Executive salaries at China's largest state firms linked to 'party building' efforts

BEIJING (Reuters) - Salaries of executives at China’s largest state-owned enterprises (SOEs) will be directly linked to their performance on tests by the ruling Communist Party to assess their “party building” efforts, state media said on Tuesday.

Flags flutter ahead of the opening session of Chinese People's Political Consultative Conference (CPPCC) at Tiananmen Square in Beijing, March 3, 2015. REUTERS/Kim Kyung-Hoon

President Xi Jinping has overseen a push to re-establish the party in Chinese business and institutions, stating that a “key few” loyal and talented officials should play a greater role in leading the country.

These efforts, often described as efforts to strengthen party discipline, dovetail with Xi’s war on graft, a multi-year campaign to target offenders at all levels.

New rules released on Sunday will create for the first time a “system of responsibility” to ensure appointed executives are carrying out work to promote party ideology in China’s national-level SOEs, the party’s official People’s Daily newspaper reported.

A meeting by the State-owned Assets Supervision and Administration Commission (Sasac), which appoints top executives in SOEs and approves mergers and sales of their assets, was held in Beijing on Monday.

It was decided that the rules will link pay, appointment or dismissal and other rewards or punishments to assessments of how well individuals carrying out “party building” work, the article said.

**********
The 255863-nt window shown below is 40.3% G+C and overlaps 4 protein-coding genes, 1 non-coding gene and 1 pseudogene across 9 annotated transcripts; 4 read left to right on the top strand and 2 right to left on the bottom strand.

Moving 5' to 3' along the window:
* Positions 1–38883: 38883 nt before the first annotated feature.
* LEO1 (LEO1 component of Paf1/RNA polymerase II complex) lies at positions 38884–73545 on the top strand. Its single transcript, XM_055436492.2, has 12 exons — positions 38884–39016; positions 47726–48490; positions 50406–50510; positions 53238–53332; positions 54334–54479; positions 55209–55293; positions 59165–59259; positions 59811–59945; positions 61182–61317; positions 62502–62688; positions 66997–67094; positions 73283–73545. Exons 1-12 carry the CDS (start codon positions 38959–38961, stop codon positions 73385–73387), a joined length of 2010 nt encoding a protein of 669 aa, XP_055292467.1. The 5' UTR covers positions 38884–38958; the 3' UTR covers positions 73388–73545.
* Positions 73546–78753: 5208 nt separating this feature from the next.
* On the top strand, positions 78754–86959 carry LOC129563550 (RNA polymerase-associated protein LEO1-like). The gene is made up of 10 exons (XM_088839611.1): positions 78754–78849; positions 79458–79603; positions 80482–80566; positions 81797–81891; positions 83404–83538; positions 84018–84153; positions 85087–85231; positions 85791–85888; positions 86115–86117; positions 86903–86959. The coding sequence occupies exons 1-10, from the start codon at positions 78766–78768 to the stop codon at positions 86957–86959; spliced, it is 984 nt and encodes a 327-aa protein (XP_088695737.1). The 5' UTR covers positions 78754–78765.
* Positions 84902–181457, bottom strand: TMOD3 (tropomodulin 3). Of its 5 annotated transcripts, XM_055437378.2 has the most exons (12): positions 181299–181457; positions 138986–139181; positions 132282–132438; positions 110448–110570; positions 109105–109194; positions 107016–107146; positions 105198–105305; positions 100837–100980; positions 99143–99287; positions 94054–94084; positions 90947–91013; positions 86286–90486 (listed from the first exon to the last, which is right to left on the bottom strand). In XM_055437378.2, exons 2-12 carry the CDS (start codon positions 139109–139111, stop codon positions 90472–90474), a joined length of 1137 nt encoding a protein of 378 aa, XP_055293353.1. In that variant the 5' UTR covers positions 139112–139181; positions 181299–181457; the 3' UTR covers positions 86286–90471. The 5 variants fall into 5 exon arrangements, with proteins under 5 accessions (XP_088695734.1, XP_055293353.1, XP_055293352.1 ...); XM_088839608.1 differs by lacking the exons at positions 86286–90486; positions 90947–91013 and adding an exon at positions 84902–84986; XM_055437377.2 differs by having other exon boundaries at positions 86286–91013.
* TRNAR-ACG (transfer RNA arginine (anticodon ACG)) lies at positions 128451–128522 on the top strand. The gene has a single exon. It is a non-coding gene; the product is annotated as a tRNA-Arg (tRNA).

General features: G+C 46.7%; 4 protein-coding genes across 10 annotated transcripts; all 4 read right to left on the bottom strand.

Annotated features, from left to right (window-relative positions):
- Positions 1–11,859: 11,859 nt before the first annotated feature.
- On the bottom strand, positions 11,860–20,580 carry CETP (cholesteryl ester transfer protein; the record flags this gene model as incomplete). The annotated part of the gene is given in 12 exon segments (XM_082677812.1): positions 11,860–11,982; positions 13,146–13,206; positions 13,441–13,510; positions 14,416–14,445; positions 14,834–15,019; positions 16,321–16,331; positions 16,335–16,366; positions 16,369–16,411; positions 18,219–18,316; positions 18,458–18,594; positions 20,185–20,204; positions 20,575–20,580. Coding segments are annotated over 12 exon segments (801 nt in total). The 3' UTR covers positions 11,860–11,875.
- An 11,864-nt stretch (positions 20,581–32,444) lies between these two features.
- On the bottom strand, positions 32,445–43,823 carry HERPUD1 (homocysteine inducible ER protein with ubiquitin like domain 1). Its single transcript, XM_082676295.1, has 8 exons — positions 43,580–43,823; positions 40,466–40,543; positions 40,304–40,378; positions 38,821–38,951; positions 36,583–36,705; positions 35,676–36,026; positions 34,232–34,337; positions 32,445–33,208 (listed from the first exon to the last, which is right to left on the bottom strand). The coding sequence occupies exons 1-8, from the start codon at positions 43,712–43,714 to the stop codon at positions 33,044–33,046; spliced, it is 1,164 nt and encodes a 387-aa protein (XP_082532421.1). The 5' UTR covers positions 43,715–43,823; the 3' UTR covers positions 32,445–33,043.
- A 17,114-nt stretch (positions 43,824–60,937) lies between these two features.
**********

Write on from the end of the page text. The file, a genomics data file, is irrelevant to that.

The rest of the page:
“We must resolutely assess party building, without tests there is no way to hold (people) accountable,” Hao Peng, party secretary of Sasac said at the meeting, according to the state broadcaster.

The party appoints party executives to top positions in SOEs, and party loyalty has always been a part of assessing officials’ performance. Practically all large institutions and companies have a party unit.

But as China’s SOEs began to internationalize and take some entities public, the party role has waned in some organizations, with executives choosing their business role over party work, a phenomenon the new rules hope to address.

“The party committee secretary and chairman are shouldered as one; two jobs, two duties with only one person in charge; we must resolutely avoid paying attention to one while neglecting the other,” Hao Peng said, according to the People’s Daily.

(This story corrects third last para to reflect that not all companies have party units)

Reporting by Christian Shepherd; Editing by Kim Coghill